The new analysis included 724 patients (mean age 65 years; 71.5% male), of whom 22.7% were Black and 14.9% were Hispanic. In terms of MR, 14.9% of patients had moderate-to-severe MR (3-4+), 21% had mild MR (2+), and 64.1% had none/trace MR (0-1+).

Without a course—a minimum 6-month course of sacubitril/valsartan—it would be premature to decide that someone should go directly to a valve procedure. James Januzzi Jr

Six months after treatment with sacubitril/valsartan, the percentage of patients with moderate-to-severe MR declined to 8.2%, which was a 44.7% relative reduction. This improvement was sustained to 12 months.

The researchers also assessed baseline and echocardiographic characteristics of those with moderate-to-severe MR who responded to treatment with sacubitril/valsartan, which was defined as a reduction in MR severity to less than 2+. By identifying nonresponders in advance, it’s possible they could be sent for a mitral valve intervention more quickly, said Januzzi. The reason for the analysis was to test the proportionate/disproportionate MR hypothesis that has been put forward following the conflicting results of COAPT and MITRA-FR, he said. According to the theory, fixing the mitral valve is more likely to yield successful outcomes in patients whose MR severity is disproportionate to the degree of left ventricular enlargement and remodeling.

“The bottom line is that there was no variable prior to treatment that predicted who would or who would not reduce their mitral regurgitation,” said Januzzi. “This suggests that without a course—a minimum 6-month course of sacubitril/valsartan—it would be premature to decide that someone should go directly to a valve procedure.”

In the HFSA session, G. Michael Felker, MD (Duke Clinical Research Institute, Durham, NC), presented the PROVE-HF results and made a similar point.

“Even when we looked at measures designed to gauge the relative severity of ventricular dysfunction versus a valvular issue, which we know can impact who might or might not improve with a mitral intervention, we saw that these were similar between responders and nonresponders,” he said.

Fonarow noted that while optimizing patients on current GDMT with sacubitril/valsartan reduced the percentage who’d be eligible for a mitral-valve intervention, roughly half continued to have moderate-to-severe MR. “That’s the other aspect,” he said. “It’s not as if you just optimize medical therapy and then every patient is going to have an elimination of their mitral regurgitation.”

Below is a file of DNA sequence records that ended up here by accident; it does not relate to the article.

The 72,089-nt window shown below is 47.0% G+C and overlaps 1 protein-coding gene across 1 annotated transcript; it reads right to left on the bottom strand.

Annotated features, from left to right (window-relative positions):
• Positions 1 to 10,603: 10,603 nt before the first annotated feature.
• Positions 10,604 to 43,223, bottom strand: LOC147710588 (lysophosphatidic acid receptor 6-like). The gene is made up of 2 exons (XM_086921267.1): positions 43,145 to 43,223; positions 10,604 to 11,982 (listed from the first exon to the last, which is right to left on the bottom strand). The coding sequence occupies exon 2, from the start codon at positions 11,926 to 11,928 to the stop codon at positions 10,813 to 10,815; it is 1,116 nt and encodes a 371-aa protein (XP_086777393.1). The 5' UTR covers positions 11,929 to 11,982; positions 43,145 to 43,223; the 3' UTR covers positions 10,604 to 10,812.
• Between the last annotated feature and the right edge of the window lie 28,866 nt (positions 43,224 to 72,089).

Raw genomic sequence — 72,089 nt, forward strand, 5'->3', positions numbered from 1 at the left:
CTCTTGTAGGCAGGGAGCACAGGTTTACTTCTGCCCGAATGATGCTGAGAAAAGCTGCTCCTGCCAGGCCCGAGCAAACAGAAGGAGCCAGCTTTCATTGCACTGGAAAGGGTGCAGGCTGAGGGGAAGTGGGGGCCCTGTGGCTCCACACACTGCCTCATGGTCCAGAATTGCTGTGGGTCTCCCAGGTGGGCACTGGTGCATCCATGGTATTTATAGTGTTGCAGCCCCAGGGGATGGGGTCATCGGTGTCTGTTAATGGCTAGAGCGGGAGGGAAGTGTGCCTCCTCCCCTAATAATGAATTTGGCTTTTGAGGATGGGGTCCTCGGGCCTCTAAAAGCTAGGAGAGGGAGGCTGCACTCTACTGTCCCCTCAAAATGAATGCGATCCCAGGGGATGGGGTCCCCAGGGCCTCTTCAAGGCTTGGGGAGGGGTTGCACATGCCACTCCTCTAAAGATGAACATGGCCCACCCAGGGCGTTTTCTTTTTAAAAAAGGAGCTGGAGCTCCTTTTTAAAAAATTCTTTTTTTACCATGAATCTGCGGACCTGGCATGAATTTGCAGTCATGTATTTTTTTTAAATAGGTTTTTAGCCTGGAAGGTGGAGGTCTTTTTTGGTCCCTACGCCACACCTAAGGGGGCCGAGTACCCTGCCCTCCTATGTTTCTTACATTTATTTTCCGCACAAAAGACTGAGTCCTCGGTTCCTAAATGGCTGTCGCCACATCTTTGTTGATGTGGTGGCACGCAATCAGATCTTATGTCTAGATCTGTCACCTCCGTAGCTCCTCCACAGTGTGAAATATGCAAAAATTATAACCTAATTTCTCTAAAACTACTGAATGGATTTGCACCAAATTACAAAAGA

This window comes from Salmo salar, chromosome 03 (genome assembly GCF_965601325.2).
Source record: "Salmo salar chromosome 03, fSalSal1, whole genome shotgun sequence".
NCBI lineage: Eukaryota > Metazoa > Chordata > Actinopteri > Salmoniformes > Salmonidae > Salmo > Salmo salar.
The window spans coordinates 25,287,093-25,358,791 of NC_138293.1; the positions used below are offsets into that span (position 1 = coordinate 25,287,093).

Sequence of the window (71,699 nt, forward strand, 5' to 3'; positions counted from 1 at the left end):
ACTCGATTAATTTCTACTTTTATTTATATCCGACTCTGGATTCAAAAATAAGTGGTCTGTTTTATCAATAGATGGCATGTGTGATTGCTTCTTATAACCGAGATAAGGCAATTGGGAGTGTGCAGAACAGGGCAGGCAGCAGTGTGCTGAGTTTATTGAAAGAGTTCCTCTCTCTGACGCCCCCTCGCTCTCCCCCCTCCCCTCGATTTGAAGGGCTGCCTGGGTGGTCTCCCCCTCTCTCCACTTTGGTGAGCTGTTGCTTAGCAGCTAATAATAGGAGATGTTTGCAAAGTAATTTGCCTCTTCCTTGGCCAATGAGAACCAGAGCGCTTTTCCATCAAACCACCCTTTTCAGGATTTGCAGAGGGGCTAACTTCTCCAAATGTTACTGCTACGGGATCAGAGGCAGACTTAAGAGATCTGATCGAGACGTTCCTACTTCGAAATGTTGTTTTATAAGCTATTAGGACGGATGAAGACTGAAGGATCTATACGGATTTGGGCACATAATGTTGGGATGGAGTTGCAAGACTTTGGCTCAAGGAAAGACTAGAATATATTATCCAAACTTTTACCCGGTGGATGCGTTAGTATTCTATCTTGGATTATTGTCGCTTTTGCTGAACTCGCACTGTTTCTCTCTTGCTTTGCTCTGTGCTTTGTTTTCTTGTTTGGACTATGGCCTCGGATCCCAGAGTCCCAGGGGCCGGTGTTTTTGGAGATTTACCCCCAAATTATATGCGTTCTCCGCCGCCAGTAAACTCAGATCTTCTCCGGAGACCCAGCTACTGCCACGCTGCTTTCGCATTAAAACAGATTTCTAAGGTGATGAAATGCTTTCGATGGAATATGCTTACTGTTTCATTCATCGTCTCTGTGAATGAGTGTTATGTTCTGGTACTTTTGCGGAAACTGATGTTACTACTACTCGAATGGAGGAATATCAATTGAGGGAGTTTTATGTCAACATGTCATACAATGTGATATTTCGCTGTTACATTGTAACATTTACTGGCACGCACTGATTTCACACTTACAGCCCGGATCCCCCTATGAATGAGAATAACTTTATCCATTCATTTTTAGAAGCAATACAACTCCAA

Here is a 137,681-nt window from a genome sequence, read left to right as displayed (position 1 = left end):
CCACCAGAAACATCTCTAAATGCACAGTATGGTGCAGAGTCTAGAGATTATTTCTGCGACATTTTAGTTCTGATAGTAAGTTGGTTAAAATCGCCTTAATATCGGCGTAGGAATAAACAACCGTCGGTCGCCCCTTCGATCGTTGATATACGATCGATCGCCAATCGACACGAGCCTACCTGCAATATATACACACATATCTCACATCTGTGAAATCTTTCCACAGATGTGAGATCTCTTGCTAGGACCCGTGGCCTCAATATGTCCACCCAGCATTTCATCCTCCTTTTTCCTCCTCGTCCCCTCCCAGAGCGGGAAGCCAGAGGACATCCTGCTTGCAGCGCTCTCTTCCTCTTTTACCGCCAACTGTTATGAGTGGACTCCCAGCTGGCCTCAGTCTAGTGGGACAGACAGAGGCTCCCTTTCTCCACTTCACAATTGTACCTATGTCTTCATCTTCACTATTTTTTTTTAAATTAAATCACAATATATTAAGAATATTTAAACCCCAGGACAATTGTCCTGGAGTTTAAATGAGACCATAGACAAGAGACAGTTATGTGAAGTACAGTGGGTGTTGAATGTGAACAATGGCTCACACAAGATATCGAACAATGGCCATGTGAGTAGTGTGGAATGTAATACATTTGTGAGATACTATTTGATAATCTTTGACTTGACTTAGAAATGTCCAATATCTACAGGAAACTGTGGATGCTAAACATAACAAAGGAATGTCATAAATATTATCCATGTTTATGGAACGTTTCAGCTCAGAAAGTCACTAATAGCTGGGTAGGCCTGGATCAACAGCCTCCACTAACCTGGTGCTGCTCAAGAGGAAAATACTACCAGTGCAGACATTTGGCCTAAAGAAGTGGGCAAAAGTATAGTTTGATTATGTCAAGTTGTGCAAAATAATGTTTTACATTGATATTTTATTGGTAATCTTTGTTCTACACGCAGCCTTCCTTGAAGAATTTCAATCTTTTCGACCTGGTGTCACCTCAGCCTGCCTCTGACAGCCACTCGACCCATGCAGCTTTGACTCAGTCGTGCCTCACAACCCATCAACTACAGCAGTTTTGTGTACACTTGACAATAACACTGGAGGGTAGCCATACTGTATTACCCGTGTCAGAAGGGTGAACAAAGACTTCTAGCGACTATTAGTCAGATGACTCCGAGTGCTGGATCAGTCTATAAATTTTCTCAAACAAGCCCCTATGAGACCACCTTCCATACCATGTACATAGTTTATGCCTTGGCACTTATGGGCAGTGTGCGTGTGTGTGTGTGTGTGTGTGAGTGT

He added that if patients were treated with a sodium-glucose cotransporter2 (SGLT2) inhibitor as part of GDMT, a drug class also not standard at the time of the randomized TEER trials that is now considered part of the four pillars of HF therapy (alongside an ARNI, beta-blocker, and mineralocorticoid receptor antagonist), the proportion who saw an improvement in MR may have increased even more.

But Fonarow acknowledged that there is still a much room for growth in the use of guideline-directed therapies for heart failure in the US. Data from the CHAMP-HF registry, which was published in 2018, showed that few patients were receiving target doses of an ACE inhibitor/ARB, ARNI, or beta-blocker, although most were receiving target doses of a mineralocorticoid receptor antagonist. Things have improved since then, with greater uptake in sacubitril/valsartan and SGLT2 inhibitors, but there are still gaps in care, said Fonarow.

Moving TEER Into the Real World

Much was made at the time COAPT was released of how rigorously patients had been optimized on GDMT prior to randomization in the trial, with some observers predicting that this may be less likely to occur in the real world, a point echoed by Felker.

The PROVE-HF trial, he said, reinforces the effectiveness of GDMT in improving ventricular remodeling and diminishing the severity of MR, even in patients who have been diagnosed with heart failure and treated with medication for an extensive amount of time. In PROVE-HF, for example, patients had been treated with medical therapy for a median of 50 months